a) trainers have returned to their countries and settings to educate over 738,500 nurses and other health and social care providers.
      End-of-Life Nursing Education Consortium (ELNEC)
      ELNEC support for nurses during COVID-19.
      b) has also been vital to developing globally accessible nursing-specific palliative care educational resources to address COVID-19 needs across a host of clinical practice, research, and policy domains.

      Developing a Country-Specific National Strategy

      Although the generation of evidence in one country does not always translate to another, many governments and national associations are responding to the need for increased strategic planning related to palliative nursing and enhanced palliative care access. In low-income countries, such as Uganda, scopes of practice for nurses who received six months of advanced education in palliative care and pain relief were expanded to include evidence-based prescribing of morphine. Outcomes included a significant increase in community-based palliative nursing care access throughout the country (
      • Knaul F.M.
      • Farmer P.E.
      • Krakauer E.L.
      • De Lima L.
      • Bhadelia A.
      • Kwete Jiang
      • X Arreola-Ornelas
      • H Gómez-Dantés
      • O Rodriguez
      • N.M Alleyne
      • G Connor
      • S R.
      • Hunter D.J.
      • Lohman D.
      • Radbruch L.
      • Del Rocío Sáenz Madrigal M.
      • Atun R.
      • Foley K.M.
      • Frenk J.
      • Jamison D.T.
      • Rajagopal M.R.
      Lancet Commission on Palliative Care and Pain Relief Study Group
      Alleviating the access abyss in palliative care and pain relief-an imperative of universal health coverage: the Lancet Commission report.
      ). In the upper middle-income nation of Lebanon, nurses have been at the forefront of advancing national strategic palliative care responses. For example, the mandate leading to the development of the National Committee for Pain Relief and Palliative Care in Lebanon in 2011 was co-authored by a palliative nurse. Currently, the Vice President of the committee is a nurse and nurse members are active in spearheading initiatives on behalf of the committee's five working groups, including education, policy, research, service, and opioids (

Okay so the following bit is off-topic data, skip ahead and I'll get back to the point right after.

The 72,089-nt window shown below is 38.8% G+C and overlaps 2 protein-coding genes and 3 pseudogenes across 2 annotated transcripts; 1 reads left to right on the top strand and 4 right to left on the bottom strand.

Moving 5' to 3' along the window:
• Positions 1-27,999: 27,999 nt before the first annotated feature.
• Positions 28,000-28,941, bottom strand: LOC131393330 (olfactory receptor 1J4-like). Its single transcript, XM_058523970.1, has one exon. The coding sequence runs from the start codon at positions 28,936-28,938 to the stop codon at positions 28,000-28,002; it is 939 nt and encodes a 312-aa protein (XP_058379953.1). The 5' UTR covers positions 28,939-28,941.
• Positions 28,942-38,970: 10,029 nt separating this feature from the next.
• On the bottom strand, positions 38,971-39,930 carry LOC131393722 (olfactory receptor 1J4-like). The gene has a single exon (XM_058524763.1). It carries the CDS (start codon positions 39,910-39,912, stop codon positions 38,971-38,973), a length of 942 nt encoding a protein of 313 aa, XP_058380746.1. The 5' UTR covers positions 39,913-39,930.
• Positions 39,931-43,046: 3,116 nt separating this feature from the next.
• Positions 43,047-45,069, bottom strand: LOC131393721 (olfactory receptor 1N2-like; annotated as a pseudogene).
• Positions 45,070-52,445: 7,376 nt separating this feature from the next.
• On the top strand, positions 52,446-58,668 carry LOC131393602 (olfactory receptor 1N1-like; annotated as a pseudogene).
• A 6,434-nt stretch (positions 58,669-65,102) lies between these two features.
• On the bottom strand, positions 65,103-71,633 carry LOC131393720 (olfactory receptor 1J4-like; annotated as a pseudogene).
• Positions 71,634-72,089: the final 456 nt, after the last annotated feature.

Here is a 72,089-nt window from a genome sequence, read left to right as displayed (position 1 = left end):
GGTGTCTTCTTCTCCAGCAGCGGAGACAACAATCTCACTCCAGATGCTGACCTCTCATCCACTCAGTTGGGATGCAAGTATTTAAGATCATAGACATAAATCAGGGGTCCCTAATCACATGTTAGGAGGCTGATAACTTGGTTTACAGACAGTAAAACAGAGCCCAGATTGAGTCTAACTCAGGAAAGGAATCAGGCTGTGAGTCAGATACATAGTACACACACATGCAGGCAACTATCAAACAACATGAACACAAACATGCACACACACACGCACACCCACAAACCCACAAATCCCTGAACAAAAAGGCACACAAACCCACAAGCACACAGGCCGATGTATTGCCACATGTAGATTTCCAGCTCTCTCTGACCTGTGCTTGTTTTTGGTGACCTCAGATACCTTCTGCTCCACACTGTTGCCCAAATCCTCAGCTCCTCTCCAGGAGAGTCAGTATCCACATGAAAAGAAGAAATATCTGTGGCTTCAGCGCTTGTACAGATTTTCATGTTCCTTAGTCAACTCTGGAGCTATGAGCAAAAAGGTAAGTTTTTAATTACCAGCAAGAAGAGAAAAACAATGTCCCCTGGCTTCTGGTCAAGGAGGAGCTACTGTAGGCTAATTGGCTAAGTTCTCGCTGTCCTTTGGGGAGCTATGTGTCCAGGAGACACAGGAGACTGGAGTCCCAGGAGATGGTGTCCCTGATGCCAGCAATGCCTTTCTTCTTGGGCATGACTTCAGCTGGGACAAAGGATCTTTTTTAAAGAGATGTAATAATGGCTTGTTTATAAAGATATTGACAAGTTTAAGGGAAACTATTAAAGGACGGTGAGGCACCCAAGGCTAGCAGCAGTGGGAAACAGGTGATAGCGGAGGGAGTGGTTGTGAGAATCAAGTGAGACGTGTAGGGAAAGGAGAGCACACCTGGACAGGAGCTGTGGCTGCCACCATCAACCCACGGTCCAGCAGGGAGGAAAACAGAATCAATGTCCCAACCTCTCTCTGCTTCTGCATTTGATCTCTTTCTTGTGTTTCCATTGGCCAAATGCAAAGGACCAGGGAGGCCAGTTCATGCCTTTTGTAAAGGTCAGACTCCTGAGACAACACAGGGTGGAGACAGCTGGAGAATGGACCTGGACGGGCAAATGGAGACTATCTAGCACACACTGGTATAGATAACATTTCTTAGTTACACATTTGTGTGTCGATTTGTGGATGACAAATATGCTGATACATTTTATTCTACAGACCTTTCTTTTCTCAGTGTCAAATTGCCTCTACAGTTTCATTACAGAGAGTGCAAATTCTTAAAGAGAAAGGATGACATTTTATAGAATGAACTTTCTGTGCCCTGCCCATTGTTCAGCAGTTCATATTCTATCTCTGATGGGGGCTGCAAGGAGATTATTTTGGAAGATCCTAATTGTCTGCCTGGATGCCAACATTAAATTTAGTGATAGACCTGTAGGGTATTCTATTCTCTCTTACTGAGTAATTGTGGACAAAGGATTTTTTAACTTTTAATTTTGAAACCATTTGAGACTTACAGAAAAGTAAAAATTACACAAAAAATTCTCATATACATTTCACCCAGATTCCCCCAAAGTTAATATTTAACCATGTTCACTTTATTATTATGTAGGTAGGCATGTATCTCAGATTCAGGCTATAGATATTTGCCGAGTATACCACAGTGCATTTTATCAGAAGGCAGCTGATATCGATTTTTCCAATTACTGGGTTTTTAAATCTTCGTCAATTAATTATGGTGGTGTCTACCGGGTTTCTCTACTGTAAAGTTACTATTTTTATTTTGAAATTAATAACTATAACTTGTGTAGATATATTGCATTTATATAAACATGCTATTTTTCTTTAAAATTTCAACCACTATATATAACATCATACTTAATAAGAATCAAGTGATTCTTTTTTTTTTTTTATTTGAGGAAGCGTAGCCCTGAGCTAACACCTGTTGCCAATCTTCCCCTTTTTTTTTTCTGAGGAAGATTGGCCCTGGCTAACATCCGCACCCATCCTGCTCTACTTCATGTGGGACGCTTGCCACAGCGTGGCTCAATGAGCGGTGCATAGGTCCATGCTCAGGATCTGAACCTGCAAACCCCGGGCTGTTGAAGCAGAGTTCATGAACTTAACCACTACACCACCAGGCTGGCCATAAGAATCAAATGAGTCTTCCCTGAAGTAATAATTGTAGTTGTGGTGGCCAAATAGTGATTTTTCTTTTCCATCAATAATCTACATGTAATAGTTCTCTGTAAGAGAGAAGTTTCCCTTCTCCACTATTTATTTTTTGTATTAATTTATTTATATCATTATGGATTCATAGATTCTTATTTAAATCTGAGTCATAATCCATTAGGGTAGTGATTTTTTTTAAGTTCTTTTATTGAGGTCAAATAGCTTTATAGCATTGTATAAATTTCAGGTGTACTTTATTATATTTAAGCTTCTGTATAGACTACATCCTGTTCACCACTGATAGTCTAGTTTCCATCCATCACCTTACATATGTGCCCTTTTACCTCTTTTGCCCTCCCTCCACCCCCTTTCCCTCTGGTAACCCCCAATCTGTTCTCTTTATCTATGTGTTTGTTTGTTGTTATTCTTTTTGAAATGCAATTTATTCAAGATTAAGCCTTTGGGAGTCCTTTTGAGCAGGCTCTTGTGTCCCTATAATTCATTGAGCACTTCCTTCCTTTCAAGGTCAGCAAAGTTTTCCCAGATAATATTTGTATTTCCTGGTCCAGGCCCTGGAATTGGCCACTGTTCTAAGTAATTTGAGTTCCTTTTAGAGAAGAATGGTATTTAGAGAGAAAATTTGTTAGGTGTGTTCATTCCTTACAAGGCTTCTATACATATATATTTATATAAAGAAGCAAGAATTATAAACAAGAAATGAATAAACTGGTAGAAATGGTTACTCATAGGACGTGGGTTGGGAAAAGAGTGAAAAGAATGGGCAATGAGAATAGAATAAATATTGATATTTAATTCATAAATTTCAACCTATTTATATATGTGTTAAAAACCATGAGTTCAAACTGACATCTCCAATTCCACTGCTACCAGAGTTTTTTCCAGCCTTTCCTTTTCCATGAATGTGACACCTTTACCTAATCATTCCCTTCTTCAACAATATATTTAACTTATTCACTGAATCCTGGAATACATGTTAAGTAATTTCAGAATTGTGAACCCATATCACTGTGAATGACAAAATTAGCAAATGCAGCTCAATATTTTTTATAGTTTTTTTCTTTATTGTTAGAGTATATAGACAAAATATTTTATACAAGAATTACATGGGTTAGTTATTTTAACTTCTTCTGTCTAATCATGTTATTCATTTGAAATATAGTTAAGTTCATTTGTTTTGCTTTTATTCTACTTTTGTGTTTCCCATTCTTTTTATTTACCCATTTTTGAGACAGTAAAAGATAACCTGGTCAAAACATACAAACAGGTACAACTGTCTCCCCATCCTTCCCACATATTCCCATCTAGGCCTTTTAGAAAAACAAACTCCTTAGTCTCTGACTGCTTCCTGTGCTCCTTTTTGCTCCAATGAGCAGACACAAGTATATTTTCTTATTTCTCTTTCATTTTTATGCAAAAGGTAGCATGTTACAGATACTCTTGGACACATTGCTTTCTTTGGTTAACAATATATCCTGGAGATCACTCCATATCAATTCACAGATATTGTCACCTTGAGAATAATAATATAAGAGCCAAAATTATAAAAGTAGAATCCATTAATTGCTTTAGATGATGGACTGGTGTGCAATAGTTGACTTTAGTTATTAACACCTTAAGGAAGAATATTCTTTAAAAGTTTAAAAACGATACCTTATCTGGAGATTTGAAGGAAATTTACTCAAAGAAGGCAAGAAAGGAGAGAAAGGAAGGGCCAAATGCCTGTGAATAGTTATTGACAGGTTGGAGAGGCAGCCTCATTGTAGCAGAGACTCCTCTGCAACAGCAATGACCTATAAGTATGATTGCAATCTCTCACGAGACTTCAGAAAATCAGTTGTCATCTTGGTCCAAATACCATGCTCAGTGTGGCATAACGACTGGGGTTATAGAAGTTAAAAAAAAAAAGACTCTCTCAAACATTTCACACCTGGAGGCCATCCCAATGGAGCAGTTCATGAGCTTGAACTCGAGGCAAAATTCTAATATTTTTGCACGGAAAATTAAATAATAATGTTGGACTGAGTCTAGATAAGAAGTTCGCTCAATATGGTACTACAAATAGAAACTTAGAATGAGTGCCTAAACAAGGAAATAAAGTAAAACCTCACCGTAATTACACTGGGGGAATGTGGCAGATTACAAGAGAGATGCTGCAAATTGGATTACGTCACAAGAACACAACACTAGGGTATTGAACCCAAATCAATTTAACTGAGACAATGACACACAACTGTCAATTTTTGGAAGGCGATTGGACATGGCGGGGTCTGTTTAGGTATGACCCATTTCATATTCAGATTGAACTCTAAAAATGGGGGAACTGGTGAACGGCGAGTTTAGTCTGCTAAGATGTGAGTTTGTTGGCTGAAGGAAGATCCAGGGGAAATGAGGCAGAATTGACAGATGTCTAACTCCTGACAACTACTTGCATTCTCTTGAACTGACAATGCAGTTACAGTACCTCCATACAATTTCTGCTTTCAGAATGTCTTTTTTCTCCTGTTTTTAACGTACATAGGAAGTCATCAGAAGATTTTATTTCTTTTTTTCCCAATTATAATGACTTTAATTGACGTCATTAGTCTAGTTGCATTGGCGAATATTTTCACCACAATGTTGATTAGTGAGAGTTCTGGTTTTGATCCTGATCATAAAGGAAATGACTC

• Daher M.
      Palliative care in Lebanon. Where are we now? Where are we going?.
      ;
      World Health Organization Eastern Mediterranean Regional Office Palliative Care Expert Network
      Summary of actions to date.
      ).
      High-income countries like Australia have advanced a national palliative care strategy with admirable success over the past decade, acknowledging the need for more nurses to be educated in palliative care (). In the United States, the
      American Nurses Association & Hospice & Palliative Nurses Association
      released a call to action emphasizing the need for every nurse to deliver generalist palliative care, regardless of setting. Recommendations per the ANA and HPNA (2017) for the United States include, but are not limited to: (a) adopting the ELNEC curricula as the standard for generalist palliative nursing education, (b) petitioning accreditation bodies to increase palliative care content on pre-licensure exams, (c) advocating for specialty organizations to develop position papers and resources that support generalist palliative nursing and generalist advanced practice palliative nursing, (d) including nurses at decision-making and policy-making tables to address palliative care needs, and (e) funding palliative care models and research to advance palliative nursing across settings.

      Policy Options

      Nurses are primed at an international level to expand practice and policy roles and engage multisector stakeholders to achieve palliative care for all in need as an aspect of UHC (
      All-Party Parliamentary Group on Global Health (APPG)
      Triple impact: How investing in nursing will improve health, improve gender equality and support economic growth.
      ;
      • Crisp N.
      • Brownie S.
      • Refsum C.
      Nursing and midwifery: The key to the rapid and cost-effective expansion of high-quality universal health coverage.
      ;
      International Council of Nurses (ICN)
      Nurses: A voice to lead: Health for all.
      ,
      End-of-Life Nursing Education Consortium (ELNEC)
      End-of-Life Nursing Education Consortium (ELNEC) fact sheet.
      ;
      • Rosa W.E.
      • Hannaway C.J.
      • McArdle C.
      • McManus M.F.
      • Alharahsheh S.T.
      • Marmot M.
      Nurses for health equity: Guidelines for tackling the social determinants of Health. Qatar, UAE: World Innovation Summit for Health.